How Duolingo Brought Microlearning to the Masses

The eLearning industry has been discussing and applying microlearning to corporate training for years. However, there is one company that brought microlearning to the masses: Duolingo.

What is Duolingo?

Duolingo is a task-based, gamified, multiple choice learning app that helps learners learn foreign languages for free. Released in 2011, it has since grown to over 200 million users and is the most downloaded app in the education category on both iTunes and Google Play Store.

And if you think those numbers are impressive, the app boasts over 25 million users a month and offers 62 courses.

Duolingo recognized that people learn best (and enjoy it!) when it’s fun. That’s why they took a gamification, microlearning approach to language learning. In just 5 – 20 minutes a day you can begin to gain proficiency in a foreign language.

The beauty of learning this way is that people use Duolingo for the in-between moments. The moments when it’s too short to do anything for a long period of time, and yet there is still enough time to fit something in while you wait for lunch or that friend to arrive who is notoriously late.


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What makes Duolingo so effective?

There are several factors that contribute to Duolingo’s effectiveness. On the backend of the application, it uses machine learning. For those unfamiliar with machine learning, it’s the same tactics employed by casinos at slot machines. They try to increase your chances of winning on the first few tries, so you keep coming back for more.

In the article, How Duolingo Got 100 Million Users, they explain how “Duolingo uses similar psychology to hook users. It has a progress bar on top which expands or shrinks depending on how you do on multiple choice challenges. This is rigged to keep you hooked with more positive reinforcement than you’ve probably earned in the early stages.”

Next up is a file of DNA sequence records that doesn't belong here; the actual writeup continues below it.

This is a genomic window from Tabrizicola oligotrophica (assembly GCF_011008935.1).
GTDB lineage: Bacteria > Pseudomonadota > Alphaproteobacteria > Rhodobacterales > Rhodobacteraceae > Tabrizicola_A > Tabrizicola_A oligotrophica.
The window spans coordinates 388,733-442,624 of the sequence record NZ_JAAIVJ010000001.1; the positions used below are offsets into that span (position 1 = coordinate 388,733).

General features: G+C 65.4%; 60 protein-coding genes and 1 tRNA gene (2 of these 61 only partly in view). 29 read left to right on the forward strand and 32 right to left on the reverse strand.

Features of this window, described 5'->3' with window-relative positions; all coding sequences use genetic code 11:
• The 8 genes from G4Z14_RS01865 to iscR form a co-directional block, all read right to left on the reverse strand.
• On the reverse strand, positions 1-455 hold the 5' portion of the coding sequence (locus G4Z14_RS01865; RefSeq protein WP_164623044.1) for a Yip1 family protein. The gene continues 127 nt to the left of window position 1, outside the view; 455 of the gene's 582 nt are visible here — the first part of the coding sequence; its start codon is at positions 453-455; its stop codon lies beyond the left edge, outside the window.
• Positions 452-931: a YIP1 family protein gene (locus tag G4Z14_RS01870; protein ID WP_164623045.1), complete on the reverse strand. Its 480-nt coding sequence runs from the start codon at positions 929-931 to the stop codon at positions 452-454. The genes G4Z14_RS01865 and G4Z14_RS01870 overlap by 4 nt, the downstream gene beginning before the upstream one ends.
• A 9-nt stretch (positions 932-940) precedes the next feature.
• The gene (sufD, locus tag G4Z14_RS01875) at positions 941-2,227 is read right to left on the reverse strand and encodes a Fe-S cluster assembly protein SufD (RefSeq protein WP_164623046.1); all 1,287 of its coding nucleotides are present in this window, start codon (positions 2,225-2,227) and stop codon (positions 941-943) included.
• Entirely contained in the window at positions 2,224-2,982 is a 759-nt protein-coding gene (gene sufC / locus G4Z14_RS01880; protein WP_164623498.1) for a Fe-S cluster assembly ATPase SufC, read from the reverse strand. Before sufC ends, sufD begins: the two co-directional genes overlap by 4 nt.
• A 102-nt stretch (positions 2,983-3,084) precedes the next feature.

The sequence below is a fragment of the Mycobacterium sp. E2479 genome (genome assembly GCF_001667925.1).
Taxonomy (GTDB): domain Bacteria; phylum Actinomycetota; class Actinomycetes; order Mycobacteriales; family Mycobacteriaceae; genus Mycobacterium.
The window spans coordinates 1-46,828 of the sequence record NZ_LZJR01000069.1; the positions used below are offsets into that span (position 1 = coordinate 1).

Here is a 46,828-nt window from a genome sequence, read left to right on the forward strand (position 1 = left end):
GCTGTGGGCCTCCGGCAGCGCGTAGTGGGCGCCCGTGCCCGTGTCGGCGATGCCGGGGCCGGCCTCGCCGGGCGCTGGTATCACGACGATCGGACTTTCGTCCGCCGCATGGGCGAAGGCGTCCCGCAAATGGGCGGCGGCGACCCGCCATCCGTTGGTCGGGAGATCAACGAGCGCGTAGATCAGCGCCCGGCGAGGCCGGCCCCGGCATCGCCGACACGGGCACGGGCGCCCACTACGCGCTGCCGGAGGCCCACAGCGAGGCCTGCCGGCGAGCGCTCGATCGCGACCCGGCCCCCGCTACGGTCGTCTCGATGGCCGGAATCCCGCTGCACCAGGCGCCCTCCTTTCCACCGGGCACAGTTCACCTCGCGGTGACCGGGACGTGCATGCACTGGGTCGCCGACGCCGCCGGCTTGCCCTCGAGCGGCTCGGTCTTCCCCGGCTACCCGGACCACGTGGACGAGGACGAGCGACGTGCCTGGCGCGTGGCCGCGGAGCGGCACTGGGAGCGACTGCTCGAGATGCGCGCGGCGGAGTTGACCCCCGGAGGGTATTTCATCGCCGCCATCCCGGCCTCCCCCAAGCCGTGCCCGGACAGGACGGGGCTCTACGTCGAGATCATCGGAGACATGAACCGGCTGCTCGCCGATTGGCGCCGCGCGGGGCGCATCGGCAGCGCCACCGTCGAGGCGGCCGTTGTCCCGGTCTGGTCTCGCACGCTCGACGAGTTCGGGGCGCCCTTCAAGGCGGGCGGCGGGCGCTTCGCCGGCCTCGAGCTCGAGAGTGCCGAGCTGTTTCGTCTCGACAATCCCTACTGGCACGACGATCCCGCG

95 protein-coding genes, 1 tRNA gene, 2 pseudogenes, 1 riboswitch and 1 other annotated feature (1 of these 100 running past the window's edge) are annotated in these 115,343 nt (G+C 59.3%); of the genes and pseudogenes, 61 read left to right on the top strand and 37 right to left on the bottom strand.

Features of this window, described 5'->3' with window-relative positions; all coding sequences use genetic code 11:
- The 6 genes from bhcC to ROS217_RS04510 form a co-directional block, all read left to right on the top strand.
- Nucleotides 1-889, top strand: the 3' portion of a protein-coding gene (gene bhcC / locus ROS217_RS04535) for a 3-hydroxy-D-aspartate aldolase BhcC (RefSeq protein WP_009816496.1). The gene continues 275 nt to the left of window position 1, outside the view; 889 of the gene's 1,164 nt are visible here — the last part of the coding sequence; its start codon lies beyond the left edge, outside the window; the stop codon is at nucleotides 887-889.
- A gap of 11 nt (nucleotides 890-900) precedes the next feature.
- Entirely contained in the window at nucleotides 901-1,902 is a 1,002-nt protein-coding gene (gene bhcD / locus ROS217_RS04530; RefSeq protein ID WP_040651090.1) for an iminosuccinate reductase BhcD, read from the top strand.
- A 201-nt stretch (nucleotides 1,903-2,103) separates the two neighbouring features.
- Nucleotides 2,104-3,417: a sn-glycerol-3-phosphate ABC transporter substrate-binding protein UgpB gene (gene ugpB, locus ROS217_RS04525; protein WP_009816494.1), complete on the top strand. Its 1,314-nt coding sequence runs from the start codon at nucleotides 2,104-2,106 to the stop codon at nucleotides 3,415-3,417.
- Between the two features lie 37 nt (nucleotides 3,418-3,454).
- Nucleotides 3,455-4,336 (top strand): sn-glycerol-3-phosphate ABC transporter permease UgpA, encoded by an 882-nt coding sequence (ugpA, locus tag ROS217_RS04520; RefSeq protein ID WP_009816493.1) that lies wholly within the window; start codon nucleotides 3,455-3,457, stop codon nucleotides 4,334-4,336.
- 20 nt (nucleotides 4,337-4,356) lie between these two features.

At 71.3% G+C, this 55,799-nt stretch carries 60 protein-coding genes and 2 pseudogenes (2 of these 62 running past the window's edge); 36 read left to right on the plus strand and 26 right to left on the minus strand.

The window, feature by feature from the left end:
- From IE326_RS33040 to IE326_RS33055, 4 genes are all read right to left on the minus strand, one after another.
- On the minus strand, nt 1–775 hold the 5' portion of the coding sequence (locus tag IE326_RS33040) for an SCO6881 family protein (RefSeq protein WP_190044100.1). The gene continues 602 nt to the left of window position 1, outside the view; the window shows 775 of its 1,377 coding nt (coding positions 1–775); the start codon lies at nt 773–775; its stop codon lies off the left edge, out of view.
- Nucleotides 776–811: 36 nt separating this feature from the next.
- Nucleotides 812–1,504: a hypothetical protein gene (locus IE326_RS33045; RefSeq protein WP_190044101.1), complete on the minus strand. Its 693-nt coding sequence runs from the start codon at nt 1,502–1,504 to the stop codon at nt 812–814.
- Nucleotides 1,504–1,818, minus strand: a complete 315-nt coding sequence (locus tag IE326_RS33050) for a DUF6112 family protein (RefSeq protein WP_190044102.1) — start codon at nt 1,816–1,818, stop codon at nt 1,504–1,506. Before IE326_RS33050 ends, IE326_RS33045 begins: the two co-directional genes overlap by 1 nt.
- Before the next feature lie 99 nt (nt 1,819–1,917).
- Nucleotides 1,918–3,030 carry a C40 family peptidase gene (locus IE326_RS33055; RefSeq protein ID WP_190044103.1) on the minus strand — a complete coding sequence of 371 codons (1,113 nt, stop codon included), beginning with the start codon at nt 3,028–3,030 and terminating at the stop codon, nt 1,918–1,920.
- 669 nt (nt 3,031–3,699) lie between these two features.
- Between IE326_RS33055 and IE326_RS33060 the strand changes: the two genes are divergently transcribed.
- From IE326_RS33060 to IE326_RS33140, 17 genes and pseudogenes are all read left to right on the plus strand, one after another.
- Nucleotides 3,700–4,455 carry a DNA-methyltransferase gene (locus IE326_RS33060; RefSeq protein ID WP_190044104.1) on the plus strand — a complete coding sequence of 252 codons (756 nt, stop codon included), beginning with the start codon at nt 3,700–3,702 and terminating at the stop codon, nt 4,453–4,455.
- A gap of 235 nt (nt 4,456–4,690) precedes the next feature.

As you progress through the courses, machine learning on the backend of the app, alters the difficulty level of the exercises you see on the frontend based on your answers to previous questions.

The exercises within the courses are a combination of multiple choice, listening, speaking. This creates a completely customized learning experience for the users that adjusts to their knowledge level.

What we can learn from Duolingo

Even the best of apps face drop-off rates. Bill Gates was once a user of Duolingo, but he too dropped off after a while due to lack of time (although did we anticipate Bill Gates to have a ton of spare time?).

“‘Learning is like going to the gym,’ explained Luis von Ahn, founder of Duolingo. ‘It has to be fun to make you want to go and work out every day. That’s what Duolingo tries to do with its gamification.”

However, gamification and microlearning need not only apply to the learning of foreign language. For example, we worked with Microsoft to create a custom branded interactive gaming experience to enhance management development. We were able to take an often dry, corporate topic and make it engaging and, dare we say it, fun for employees to use.

Two key takeaways from Duolingo

1. Engage

If you work in the learning industry or have ever taught a course, you understand that keeping the engagement of learners is no easy task. That’s why there has been a steady of gamification in corporate learning. Duolingo uses gamification to keep learners engaged in the languages they are learning day-after-day.

Stats show that the average Duolingo users spend an average of ten minutes on the app each day. Couple this with daily reminders (if you opt in for mobile notifications), Duolingo helps keep users engaged and combats the learning curve.

2. Iterate

Did anyone use Duolingo long enough to remember the hearts at the top? Anytime you got something wrong; you would lose a heart. Well, Duolingo used the same machine learning to run an experiment and see what would happen when they switched from hearts to a progress bar.

The result? More people stuck with the app when they had a progress bar, and they were no longer losing heart when they lost hearts. Iterate on what you’re doing to make it as effective as possible for learners.

You can apply this same concept to all of your learning. Whether you are deploying learning through a mobile application, eLearning course, or video, make iterations and continuous improvement where necessary through experimentation. This is critical to your learning and content strategy as a whole.


While we understand that Duolingo is centered entirely around bringing foreign language learning to the masses, their strategy and concepts have wide-reaching applications for microlearning in corporate environments. By simply asking what you can do to make your learning more engaging and then taking your answers and iterating on them over and over again, you are constantly ensuring that you are putting your learners and users first. It may sound simple, but it works!

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